Area colleges taking different approaches to commencements
PLATTSBURGH, N.Y. (WCAX) - Colleges around the region are taking different approaches when it comes to commencement ceremonies.
The University of Vermont and Norwich University are allowing graduates to have two fully vaccinated guests attend the in-person ceremony. Masking, distancing and other protocols will be in place. Neither Dartmouth nor Middlebury Colleges are allowing graduates to have guests and are limiting in-person ceremonies to graduating seniors. NVU Johnson and Lyndon are having their ceremonies all online. Officials say the virtual ceremony is the safest and most equitable solution. And Saint Michael’s College is still seeking clarity on state guidance as to whether the reopening plan would apply to its commencement ceremony, with the hopes of allowing fully vaccinated guests to attend.
Meanwhile, graduations are getting the greenlight in New York. Kelly O’Brien went to SUNY-Plattsburgh to see how that news is being received on campus.
As the school year comes to a close, seniors like Jesse Tefft are reflecting. “Honestly, I’ve had a really good time. The classes have been hard but they’ve provided me with a lot of very good, real-world experiences,” Tefft said.
COVID left the fate of graduations up in the air. Students last sprig were unable to walk to receive their diplomas and instead took part in virtual commencements. “I was friends with a lot of graduating seniors last spring and I know how heartbroken they were,” Tefft said.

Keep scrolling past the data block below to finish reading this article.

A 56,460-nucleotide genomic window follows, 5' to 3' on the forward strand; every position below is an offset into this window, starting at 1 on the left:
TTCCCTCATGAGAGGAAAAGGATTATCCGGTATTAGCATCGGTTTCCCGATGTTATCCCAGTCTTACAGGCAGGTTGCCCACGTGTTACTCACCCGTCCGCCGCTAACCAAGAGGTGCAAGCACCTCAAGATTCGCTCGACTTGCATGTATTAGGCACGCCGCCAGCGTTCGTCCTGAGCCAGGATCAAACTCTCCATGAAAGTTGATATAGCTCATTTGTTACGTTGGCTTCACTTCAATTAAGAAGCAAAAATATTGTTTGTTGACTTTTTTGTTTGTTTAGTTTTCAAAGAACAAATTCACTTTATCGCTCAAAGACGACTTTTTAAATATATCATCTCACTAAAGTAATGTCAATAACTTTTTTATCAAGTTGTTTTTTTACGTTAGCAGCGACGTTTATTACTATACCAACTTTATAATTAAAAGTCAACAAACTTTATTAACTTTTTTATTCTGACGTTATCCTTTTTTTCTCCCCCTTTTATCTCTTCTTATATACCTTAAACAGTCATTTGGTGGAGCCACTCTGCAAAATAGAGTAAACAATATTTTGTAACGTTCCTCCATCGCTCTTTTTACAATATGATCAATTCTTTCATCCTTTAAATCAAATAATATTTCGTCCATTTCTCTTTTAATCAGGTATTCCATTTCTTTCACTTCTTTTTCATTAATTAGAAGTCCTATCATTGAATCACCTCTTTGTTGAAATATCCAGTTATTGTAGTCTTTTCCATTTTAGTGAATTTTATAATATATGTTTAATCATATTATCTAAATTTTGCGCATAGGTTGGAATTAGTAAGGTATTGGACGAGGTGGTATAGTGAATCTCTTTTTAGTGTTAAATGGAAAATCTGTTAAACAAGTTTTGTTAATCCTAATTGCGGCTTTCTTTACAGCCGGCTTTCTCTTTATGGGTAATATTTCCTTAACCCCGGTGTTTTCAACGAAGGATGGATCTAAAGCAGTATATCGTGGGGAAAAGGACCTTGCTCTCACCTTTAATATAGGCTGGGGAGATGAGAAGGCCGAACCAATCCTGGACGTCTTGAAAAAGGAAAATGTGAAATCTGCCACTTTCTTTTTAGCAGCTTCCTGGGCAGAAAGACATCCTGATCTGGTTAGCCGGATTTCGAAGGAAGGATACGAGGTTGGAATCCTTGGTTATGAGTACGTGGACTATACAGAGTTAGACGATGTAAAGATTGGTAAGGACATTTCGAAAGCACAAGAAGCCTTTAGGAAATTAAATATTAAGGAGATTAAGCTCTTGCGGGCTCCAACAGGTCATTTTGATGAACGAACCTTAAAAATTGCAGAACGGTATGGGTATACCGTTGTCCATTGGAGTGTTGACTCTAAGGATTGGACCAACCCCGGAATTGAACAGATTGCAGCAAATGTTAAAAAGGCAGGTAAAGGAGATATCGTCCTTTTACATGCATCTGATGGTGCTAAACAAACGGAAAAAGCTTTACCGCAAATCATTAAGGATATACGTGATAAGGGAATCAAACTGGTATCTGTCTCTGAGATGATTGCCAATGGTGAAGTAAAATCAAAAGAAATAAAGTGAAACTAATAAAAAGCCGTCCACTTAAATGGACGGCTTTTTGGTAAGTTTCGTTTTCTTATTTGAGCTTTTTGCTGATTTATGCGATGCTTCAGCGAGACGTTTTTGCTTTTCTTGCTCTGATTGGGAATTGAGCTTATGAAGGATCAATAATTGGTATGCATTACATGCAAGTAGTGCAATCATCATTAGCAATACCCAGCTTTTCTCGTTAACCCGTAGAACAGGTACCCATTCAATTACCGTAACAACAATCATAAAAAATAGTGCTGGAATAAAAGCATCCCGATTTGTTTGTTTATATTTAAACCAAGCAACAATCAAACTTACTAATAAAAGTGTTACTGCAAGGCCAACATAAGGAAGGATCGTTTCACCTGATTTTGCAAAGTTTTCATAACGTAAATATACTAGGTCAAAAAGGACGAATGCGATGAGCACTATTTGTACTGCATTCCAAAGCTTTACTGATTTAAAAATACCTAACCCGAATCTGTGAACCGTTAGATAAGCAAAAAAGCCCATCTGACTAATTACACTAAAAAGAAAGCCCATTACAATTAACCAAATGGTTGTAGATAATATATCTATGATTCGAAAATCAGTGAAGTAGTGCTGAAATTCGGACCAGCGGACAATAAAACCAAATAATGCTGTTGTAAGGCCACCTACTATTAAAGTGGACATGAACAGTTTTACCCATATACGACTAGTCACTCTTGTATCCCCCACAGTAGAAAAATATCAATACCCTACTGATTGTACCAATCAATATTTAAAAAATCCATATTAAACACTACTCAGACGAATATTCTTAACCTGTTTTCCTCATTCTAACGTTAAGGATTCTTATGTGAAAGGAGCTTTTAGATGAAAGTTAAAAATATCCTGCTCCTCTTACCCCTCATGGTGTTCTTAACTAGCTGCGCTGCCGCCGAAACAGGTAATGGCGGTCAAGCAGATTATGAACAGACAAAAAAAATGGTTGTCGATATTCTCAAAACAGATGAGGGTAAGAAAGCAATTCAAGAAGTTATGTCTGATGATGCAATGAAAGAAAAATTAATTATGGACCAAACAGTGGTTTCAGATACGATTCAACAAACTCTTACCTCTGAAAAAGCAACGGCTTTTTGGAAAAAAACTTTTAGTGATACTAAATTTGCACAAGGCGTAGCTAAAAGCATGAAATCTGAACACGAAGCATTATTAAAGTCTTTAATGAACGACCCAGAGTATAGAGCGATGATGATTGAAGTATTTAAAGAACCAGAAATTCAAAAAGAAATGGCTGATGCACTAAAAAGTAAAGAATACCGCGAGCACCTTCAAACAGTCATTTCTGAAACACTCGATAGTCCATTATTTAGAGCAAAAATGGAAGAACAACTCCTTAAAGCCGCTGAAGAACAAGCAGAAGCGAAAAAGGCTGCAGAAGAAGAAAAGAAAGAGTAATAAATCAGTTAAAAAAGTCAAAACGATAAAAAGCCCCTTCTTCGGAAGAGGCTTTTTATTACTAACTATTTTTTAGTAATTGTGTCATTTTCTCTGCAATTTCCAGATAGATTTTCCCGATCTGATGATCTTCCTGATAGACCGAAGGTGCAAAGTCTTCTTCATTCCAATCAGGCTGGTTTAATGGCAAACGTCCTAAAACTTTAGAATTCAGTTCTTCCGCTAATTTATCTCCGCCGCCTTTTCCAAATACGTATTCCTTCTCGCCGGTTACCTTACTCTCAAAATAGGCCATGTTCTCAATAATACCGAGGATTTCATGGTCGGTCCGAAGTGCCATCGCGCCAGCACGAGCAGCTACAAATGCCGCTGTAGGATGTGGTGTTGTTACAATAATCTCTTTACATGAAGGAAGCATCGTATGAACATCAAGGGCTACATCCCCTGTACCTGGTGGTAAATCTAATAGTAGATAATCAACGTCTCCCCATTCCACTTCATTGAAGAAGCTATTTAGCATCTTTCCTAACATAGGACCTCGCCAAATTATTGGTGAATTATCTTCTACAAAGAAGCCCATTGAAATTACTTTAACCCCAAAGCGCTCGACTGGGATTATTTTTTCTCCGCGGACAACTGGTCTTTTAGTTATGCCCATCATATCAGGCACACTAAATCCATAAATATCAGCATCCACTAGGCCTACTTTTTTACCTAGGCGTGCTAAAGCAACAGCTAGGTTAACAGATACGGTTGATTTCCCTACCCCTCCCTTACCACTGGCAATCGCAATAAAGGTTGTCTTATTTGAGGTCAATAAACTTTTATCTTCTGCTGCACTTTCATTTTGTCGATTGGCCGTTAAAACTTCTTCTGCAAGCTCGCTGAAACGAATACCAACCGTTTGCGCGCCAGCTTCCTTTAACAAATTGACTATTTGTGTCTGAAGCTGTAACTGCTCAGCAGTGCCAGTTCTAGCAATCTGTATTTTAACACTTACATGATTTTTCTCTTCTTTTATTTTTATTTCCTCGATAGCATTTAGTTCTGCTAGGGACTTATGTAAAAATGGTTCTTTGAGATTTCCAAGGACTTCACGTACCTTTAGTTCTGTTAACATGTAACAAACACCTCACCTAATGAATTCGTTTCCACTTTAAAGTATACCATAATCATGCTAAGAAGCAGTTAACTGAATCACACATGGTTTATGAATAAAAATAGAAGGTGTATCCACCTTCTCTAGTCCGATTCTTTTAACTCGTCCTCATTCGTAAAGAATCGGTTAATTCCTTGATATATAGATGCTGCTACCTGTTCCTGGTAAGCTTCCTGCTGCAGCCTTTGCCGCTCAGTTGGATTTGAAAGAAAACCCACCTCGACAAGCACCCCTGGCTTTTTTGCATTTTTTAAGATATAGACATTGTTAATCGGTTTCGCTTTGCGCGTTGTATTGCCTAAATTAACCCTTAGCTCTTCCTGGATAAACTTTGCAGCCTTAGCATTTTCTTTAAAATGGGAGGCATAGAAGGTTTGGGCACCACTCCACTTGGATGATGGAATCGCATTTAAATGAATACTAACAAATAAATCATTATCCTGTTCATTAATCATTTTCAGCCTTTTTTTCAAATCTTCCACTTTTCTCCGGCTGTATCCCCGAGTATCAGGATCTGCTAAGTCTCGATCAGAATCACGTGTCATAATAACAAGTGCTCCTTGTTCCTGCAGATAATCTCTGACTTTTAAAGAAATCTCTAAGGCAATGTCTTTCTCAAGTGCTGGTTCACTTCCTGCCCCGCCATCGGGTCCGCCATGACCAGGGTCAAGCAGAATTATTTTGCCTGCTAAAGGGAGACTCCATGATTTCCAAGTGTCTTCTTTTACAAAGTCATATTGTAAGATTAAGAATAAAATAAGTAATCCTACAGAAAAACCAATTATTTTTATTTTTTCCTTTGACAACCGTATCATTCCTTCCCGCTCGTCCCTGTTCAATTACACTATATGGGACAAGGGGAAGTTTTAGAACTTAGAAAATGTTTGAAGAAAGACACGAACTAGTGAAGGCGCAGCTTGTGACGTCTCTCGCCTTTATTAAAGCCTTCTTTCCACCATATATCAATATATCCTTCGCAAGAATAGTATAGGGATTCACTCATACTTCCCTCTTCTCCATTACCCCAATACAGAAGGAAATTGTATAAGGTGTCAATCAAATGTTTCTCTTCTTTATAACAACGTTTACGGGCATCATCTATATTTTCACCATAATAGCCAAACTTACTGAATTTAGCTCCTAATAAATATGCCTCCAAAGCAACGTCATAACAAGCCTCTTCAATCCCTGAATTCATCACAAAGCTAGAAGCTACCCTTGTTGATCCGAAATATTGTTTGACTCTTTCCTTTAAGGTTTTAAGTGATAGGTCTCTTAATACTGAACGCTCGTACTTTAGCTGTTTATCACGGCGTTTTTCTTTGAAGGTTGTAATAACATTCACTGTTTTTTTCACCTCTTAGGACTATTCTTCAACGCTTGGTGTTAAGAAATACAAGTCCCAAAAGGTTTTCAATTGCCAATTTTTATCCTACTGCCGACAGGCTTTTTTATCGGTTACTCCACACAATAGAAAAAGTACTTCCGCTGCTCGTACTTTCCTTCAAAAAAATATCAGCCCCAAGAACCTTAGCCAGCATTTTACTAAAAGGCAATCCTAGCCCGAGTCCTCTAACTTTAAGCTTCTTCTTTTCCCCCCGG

Governor Andrew Cuomo Monday announced schools can hold graduations in person but they will need to follow COVID regulations, something students like Alexandra Perez do not seem to mind. “It means the world, honestly, because you work so hard for four years and you look forward to your graduation,” she said.
“I mean this is something I’ve really been working hard for, so being able to actually fully see it through is something that means a lot to me,” Tefft said.
May 15th is graduation day at SUNY-Plattsburgh. The school will hold six separate ceremonies throughout the day at two-hour intervals. At 6 p.m., there will be a virtual option for students who could not or did not want to attend in person. “More of a personal, intimate type thing, I think it works given the current climate,” Tefft said.
Students will need proof of vaccination -- which was offered at the school -- or proof of a negative COVID test 72 hours prior to walking, and everyone must adhere to masking and social distancing guidelines. “That’s perfectly fine with me, if that means we all get to graduate in-person, I will do anything,” Perez said.
The school is still working to see if there is a way to fit in faculty. Families will not be able to attend, but they can watch by livestream. “They are going to come to my dorm actually, they are staying in Lake Placid and they are going to come here and watch it on my computer,” Perez said. While not the ideal situation for their graduation day, she says she’s happy to experience it together. “It means a lot to us, just to wear our cap and gown with our friends.”
The school’s plans are based on current COVID case numbers and officials say that they are subject to change.
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